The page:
The Danish text (which entered into force last Wednesday, 18 June) differs from the proposed Belgian regime: it targets consumer goods, not professional goods; it does not mutually recognise notification done in other Member States…The Belgian regime in turn differs from the French, and Norwegian (not an EU Member State but EFTA) scheme etc. Harmonisation at the European level is becoming ever more urgent: impact assessment at that level is underway and a proposal expected for the autumn. This will then presumably gazump any pre-existing national regimes.

Geert.

Beggars can’t be choosers: has the EU’s GMO compromise outsourced moral reservation?

The compromise (official minutes of the Meeting concerned reveal very little detail; more is available here) between the EU Member States on the market authorisation for GMOs has been condemned by opponents and proponents of the technology alike. Market authorisation for GMOs has a long and troublesome history in the EU, with most recently the spat over Pioneer 1507.

I would love to get my hands on any kind of legal formulation for the apparent deal which as been struck. As is common knowledge, some Member States object categorically to GMOs on a mix of scientific (precautionary), moral, sustainability grounds. The EU have for some time been trying to find a way to accommodate moral objections in particular. (Where there are serious indications of scientific uncertainty vis-a-vis a particular application, these are picked up by EFSA and authorisation will be refused for the EU as a whole: this is not problematic per se – lest of course per the US arguments at the WTO in EC Biotech, one does not accept that there is scientific uncertainty). The suggested way out is now, apparently, for the Member States concerned to request the applicant companies, via the European Commission, to exclude their territory from the application.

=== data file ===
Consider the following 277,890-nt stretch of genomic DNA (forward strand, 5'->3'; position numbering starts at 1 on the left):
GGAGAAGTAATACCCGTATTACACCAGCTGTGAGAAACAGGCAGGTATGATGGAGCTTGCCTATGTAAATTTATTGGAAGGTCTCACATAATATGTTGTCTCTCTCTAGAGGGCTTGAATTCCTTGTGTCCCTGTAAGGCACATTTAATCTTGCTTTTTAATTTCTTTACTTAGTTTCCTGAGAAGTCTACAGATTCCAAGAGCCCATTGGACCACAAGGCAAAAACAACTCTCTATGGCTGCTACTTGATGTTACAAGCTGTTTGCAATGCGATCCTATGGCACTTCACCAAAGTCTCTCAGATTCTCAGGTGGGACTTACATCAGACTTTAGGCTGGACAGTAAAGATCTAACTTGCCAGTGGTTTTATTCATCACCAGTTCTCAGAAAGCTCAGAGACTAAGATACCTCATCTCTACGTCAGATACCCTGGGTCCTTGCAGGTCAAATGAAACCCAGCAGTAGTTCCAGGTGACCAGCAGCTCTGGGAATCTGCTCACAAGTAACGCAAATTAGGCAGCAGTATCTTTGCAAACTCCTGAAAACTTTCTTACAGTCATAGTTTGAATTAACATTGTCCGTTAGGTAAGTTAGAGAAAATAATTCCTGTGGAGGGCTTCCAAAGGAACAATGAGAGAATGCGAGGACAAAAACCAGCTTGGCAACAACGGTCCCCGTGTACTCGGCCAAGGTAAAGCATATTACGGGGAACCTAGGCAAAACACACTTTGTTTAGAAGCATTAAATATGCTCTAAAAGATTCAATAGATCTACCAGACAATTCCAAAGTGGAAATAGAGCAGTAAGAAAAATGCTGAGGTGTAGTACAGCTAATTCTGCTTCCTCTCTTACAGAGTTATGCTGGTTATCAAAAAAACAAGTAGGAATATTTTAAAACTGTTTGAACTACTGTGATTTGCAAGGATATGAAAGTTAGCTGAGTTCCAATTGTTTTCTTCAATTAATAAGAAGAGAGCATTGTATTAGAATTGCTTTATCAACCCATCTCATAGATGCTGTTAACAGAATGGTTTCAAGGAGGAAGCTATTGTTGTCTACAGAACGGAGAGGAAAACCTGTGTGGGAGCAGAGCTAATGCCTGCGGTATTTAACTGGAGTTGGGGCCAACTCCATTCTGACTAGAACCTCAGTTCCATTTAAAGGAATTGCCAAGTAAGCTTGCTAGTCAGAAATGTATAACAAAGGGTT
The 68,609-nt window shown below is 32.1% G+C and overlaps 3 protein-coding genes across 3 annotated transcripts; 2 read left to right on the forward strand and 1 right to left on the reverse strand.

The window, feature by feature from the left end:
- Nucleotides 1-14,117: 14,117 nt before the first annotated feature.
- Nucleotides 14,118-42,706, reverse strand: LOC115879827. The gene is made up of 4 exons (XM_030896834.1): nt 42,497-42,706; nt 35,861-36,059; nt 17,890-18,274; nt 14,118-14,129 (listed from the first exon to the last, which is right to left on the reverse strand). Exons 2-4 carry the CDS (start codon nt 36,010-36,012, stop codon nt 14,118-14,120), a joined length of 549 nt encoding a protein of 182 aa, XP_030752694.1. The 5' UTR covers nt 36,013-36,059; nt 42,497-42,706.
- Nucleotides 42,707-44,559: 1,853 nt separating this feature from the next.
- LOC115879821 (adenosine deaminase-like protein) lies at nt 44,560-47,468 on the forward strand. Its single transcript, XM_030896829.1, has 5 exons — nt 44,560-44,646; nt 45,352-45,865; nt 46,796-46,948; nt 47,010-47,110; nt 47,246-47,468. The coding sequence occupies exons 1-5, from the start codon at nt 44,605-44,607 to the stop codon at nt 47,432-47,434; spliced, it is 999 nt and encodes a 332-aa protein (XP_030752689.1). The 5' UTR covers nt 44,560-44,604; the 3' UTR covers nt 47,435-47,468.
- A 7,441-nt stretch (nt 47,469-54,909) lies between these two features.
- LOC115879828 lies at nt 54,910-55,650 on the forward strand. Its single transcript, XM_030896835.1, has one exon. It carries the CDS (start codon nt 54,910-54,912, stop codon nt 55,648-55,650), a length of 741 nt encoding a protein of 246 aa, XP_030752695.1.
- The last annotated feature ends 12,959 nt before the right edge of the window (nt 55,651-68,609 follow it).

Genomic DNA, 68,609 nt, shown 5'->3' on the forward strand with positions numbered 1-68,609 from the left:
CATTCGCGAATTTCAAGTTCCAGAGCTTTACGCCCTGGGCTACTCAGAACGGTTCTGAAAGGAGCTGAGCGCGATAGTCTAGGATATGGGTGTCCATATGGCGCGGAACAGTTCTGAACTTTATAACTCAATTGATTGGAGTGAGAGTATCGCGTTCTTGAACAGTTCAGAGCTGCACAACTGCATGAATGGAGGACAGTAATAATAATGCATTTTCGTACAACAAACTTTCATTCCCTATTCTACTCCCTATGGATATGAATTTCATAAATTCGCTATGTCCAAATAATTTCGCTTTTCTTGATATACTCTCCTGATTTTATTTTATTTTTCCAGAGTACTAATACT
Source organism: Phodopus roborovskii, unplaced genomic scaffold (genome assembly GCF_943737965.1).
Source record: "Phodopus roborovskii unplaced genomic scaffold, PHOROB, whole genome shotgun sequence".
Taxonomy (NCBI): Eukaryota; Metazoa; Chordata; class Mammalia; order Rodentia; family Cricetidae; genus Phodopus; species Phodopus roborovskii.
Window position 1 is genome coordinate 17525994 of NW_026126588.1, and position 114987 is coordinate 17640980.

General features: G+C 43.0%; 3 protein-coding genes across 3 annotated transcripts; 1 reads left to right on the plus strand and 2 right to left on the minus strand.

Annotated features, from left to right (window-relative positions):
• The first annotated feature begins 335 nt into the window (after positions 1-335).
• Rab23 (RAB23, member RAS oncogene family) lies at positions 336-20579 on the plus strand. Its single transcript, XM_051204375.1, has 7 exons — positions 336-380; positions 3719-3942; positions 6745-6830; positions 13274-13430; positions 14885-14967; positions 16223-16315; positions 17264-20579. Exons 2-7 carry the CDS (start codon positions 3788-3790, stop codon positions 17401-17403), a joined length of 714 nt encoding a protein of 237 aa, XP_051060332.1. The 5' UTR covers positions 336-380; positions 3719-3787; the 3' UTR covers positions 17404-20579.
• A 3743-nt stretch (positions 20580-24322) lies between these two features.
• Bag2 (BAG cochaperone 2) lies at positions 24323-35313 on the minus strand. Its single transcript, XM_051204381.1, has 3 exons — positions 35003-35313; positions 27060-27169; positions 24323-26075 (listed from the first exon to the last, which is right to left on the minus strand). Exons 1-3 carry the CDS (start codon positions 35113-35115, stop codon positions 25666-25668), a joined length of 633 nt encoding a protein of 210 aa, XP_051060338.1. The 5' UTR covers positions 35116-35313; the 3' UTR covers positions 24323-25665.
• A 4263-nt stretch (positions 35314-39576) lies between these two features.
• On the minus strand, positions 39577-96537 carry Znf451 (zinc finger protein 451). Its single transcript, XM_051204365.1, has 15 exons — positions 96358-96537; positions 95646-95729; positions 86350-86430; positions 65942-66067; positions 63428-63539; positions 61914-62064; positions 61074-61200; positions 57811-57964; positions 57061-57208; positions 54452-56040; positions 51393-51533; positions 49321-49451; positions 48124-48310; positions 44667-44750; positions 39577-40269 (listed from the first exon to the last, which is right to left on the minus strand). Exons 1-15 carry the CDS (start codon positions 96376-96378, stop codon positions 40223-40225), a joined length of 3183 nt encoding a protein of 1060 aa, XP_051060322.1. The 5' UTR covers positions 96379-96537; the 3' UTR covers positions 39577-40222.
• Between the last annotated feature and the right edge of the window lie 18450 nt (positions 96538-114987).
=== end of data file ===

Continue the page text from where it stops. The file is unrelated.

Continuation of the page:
This raises all sorts of questions. (Including exam questions). It near-effectively outsources regulatory autonomy to the applicant companies. The suggested regime reminds me of the Voluntary Export Restraints which were popular(ish) in the 1980s – and highly controversial under GATT. Under the WTO, they are all but blacklisted. Especially after SEAL pups I believe it would be much better for the EU regime itself to allow opt-out, even of individual Member States, on moral or ethical grounds (again, the scientific debate is different) and to take any WTO fight into open field.

Should anyone out there have the actual text which is being tabled (in the UK English sense of the word) – and the liberty to share it, I would love to hear from you. (Postscript 31 July 2014: see later post with link to text).

Geert.

 

Belgian nano-register inches forward

I reported earlier on the delay incurred by the Belgian nano register. Following objections under the EU’s transparency Directive, the Belgian register stood still. The Belgian Government is now tinkering with the proposal, having reportedly adopted a new draft which is being sent to various consultative bodies.

The new draft, a little bird tells me, adds additinal requirements in the light of occupation health and safety requirements; introduces 1 January 2016 as the deadline for registration of nanomaterials already on the market and 1 January 2017 for relevant mixtures; postpones until later the cut-off date for objects and complex preparations containing nanomaterials; and cancels the exemption for cosmetics containing nanomaterials.

Strangely, for a move designed to increase transparency, the new draft itself is kept under wraps for the time being.

Geert.

 

RERA: a weee chance of US Basel ratification?

Many thanks to Gideon Kracov for pointing this out to me: the proposed Responsible Electronics Recycling Act (a private member’s Bill) would install an EU-type regime on the export of electric and electronic waste outside of the US. The US have signed but not  ratified the Basel Convention : RERA would amount to implementation of the Convention in practice. The Bill also recognises the relevance of recovering the many rare earth materials contained in WEEE.